At first blush, it seemed like just another ho-hum injury update as spring training winds down: Tigers start season with Joel Zumaya and Dontrelle Willis on disabled list. But while Zumaya’s stint is brought on by a bad shoulder, Willis is on the shelf with an “anxiety disorder.”
(”I’ll tell you what’s crazy–that delivery!” /fakerickreilly’d)
Willis wants fans to know that he hasn’t gone completely crazy or anything like that. We believe him, though we’re not quite sure that his quotes on MLB.COM are going to be a springboard into speaking about psychiatry after his MLB career is over:
“I’m never depressed,” Willis said. “I’ve always been a high-energy guy. This is something totally different. I’ve always been a guy that’s been upbeat, but they see something totally different. This isn’t something where I’m too amped-up and I don’t know where I’m at, running sprints up and down the parking lot. This is something where they see something in my blood they don’t like.
Yes, that “something in my blood they don’t like” line seems a bit strange, doesn’t it? After all, a diagnosis like “anxiety” seems nebulous and vague, like a catch-all for stress and nervousness.
But Willis’ diagnosis didn’t come from just sitting on a psychologist’s couch or talking about his feelings or whatever; they’ve actually got a very specific blood test for the disorder, and it sounds like that’s exactly what team doctors did with Willis. Here’s an article that goes further in depth on the main enzyme involved in the test:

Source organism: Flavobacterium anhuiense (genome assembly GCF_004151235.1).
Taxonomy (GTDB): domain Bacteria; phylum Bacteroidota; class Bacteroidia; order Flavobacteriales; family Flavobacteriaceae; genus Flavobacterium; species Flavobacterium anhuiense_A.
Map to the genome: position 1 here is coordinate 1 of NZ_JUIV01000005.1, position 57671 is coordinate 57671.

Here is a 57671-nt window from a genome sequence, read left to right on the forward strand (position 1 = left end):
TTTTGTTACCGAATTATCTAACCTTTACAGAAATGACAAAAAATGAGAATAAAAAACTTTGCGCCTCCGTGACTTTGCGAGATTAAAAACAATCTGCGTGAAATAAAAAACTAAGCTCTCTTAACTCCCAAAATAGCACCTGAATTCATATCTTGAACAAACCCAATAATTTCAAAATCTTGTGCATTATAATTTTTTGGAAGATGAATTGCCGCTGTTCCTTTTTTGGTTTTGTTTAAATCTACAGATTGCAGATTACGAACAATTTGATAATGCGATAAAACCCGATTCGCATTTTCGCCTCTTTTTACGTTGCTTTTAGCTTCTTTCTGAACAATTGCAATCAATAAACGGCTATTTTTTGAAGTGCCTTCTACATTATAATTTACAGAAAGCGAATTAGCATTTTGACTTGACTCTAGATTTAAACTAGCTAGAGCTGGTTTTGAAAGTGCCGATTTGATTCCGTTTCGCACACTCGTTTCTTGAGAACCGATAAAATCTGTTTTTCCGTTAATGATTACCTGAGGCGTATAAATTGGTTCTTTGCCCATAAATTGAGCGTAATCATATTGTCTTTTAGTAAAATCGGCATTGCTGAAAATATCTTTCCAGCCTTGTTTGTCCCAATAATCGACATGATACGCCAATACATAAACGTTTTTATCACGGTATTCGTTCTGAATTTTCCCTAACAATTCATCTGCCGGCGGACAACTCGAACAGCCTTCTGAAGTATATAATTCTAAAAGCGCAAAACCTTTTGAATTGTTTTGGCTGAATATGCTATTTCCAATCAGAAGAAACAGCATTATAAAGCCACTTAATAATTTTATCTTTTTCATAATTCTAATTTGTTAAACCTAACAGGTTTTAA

Acetylcholine (ACh) is a neurotransmitter of the central nervous system. […] Over the years studies have shown that when the body feels stress (for example when a child jumps in front of your car) the level of ACh in the synapses rises. In order for the body to return to normal levels of ACh a special enzyme called Acetylcholinesterase (AChE) which breaks down the ACh, springs into action.
Normally the levels of ACh and AchE decrease after the cause of the stress disappears, but people suffering from anxiety disorders continue to maintain high levels of ACh and AChE.
Scientists have recently found a ~90% correlation between raised levels of that and two other enzymes and anxiety disorder, so this is some pretty spot-on stuff. At the very least, it sheds some light on Willis’ disastrous last few seasons; Willis went 10-15 in 2007 with an ERA over 5, then just 0-2 before
hitting the shelf for the year being demoted by Detroit last season. We hope the enigmatic lefty gets better soon; for as far off-course as his career has gone, he’s still only 27.